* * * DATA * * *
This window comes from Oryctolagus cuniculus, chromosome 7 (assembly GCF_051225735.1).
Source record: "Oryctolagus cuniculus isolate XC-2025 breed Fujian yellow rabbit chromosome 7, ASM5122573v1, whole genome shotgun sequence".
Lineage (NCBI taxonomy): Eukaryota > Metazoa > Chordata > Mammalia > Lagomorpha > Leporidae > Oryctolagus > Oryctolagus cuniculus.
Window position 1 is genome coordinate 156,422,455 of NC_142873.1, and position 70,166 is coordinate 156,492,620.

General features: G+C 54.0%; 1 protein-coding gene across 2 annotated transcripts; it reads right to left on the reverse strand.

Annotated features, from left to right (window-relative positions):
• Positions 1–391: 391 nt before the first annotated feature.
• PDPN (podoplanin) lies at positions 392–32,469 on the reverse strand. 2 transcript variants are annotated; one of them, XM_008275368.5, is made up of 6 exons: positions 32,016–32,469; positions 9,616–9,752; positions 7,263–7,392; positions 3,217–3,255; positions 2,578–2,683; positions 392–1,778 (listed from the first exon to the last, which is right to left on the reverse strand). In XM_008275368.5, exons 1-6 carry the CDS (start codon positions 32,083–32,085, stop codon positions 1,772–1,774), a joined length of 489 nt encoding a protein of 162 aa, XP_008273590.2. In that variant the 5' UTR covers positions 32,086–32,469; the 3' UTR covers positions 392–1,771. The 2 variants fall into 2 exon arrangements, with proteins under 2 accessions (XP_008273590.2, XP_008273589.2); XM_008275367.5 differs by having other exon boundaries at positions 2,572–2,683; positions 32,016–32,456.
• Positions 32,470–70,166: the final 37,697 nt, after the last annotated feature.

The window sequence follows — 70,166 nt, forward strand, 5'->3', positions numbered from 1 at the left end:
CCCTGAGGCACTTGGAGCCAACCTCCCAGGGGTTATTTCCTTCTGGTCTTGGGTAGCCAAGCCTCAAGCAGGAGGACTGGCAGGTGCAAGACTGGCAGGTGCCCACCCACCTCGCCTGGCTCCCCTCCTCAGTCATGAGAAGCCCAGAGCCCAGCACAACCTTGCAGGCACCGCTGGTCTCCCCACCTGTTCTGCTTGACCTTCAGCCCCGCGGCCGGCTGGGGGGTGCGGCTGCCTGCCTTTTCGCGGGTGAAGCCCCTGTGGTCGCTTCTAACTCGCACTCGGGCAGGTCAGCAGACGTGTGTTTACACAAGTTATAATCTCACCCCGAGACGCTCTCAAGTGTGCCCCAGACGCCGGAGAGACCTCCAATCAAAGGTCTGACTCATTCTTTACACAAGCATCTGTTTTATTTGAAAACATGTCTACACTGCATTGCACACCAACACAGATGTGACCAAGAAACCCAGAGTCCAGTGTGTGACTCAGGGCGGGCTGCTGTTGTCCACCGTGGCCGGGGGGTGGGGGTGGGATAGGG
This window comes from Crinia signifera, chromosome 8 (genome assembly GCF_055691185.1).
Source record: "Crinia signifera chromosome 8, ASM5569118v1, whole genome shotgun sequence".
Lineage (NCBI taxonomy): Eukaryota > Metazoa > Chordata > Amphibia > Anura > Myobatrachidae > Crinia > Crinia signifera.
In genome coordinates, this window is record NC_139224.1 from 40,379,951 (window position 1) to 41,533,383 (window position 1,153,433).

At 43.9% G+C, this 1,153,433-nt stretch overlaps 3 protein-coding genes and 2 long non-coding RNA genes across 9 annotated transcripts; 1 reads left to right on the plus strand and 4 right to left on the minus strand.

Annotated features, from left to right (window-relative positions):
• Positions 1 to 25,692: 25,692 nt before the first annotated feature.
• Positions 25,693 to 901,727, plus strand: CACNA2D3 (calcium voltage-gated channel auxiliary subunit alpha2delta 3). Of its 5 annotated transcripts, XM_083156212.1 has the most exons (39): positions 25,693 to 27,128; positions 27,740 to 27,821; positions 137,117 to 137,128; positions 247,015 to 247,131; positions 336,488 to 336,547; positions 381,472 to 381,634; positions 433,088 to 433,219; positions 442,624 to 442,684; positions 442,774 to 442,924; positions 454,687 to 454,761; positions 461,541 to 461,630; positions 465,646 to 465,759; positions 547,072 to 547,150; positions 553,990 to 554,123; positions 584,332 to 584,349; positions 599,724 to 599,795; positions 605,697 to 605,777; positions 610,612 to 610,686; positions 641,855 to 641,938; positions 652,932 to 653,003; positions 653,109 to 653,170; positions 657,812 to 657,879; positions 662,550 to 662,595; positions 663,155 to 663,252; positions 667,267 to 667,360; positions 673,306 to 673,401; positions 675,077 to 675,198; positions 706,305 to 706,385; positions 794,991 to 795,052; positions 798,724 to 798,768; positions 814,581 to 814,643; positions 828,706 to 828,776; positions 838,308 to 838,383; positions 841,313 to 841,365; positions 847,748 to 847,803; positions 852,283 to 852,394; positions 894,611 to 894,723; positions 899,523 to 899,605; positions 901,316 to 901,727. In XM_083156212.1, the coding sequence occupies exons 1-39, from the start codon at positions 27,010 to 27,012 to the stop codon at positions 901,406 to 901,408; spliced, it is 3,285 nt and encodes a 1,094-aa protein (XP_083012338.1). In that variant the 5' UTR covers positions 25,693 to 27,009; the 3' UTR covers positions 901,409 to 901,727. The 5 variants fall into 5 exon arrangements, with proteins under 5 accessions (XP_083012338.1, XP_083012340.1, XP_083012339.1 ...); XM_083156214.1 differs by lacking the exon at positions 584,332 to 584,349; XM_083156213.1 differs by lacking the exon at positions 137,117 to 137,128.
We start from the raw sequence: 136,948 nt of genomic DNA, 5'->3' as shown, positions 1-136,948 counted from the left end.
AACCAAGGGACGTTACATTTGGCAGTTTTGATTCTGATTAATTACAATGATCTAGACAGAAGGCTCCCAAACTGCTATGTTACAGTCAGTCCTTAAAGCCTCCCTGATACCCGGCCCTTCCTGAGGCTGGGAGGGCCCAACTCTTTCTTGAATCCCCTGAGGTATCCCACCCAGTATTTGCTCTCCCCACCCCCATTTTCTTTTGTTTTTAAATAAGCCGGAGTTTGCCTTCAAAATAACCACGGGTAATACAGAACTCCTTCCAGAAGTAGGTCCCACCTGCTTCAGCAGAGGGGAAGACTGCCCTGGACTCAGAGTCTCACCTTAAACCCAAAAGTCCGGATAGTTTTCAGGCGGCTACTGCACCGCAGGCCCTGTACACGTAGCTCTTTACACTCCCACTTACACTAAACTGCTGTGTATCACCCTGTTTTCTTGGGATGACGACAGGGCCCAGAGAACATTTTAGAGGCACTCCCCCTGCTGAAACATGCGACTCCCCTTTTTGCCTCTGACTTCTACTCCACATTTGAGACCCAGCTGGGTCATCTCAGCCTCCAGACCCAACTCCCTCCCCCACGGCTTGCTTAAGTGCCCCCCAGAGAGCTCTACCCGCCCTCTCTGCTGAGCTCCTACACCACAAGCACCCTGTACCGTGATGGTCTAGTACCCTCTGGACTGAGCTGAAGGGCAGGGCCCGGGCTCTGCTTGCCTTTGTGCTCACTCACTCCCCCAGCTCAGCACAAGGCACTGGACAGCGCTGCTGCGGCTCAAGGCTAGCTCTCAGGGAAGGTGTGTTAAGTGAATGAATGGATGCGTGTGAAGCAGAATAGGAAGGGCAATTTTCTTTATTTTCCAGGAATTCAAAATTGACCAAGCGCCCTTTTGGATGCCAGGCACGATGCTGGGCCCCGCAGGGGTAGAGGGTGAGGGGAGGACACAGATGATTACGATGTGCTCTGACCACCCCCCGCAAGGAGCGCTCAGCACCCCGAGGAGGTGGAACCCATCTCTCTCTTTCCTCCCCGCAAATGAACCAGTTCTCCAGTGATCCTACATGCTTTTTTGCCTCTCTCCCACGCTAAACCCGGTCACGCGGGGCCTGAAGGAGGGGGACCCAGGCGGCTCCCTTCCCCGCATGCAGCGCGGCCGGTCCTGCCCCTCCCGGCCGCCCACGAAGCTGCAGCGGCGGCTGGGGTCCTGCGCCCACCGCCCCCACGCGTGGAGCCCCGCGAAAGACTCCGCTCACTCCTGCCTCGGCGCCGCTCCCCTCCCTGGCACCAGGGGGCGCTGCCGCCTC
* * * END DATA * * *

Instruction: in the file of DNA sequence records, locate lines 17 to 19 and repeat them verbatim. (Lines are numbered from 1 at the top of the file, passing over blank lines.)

Annotated features, from left to right (window-relative positions):
• Positions 1 to 25,692: 25,692 nt before the first annotated feature.
• Positions 25,693 to 901,727, plus strand: CACNA2D3 (calcium voltage-gated channel auxiliary subunit alpha2delta 3). Of its 5 annotated transcripts, XM_083156212.1 has the most exons (39): positions 25,693 to 27,128; positions 27,740 to 27,821; positions 137,117 to 137,128; positions 247,015 to 247,131; positions 336,488 to 336,547; positions 381,472 to 381,634; positions 433,088 to 433,219; positions 442,624 to 442,684; positions 442,774 to 442,924; positions 454,687 to 454,761; positions 461,541 to 461,630; positions 465,646 to 465,759; positions 547,072 to 547,150; positions 553,990 to 554,123; positions 584,332 to 584,349; positions 599,724 to 599,795; positions 605,697 to 605,777; positions 610,612 to 610,686; positions 641,855 to 641,938; positions 652,932 to 653,003; positions 653,109 to 653,170; positions 657,812 to 657,879; positions 662,550 to 662,595; positions 663,155 to 663,252; positions 667,267 to 667,360; positions 673,306 to 673,401; positions 675,077 to 675,198; positions 706,305 to 706,385; positions 794,991 to 795,052; positions 798,724 to 798,768; positions 814,581 to 814,643; positions 828,706 to 828,776; positions 838,308 to 838,383; positions 841,313 to 841,365; positions 847,748 to 847,803; positions 852,283 to 852,394; positions 894,611 to 894,723; positions 899,523 to 899,605; positions 901,316 to 901,727. In XM_083156212.1, the coding sequence occupies exons 1-39, from the start codon at positions 27,010 to 27,012 to the stop codon at positions 901,406 to 901,408; spliced, it is 3,285 nt and encodes a 1,094-aa protein (XP_083012338.1). In that variant the 5' UTR covers positions 25,693 to 27,009; the 3' UTR covers positions 901,409 to 901,727. The 5 variants fall into 5 exon arrangements, with proteins under 5 accessions (XP_083012338.1, XP_083012340.1, XP_083012339.1 ...); XM_083156214.1 differs by lacking the exon at positions 584,332 to 584,349; XM_083156213.1 differs by lacking the exon at positions 137,117 to 137,128.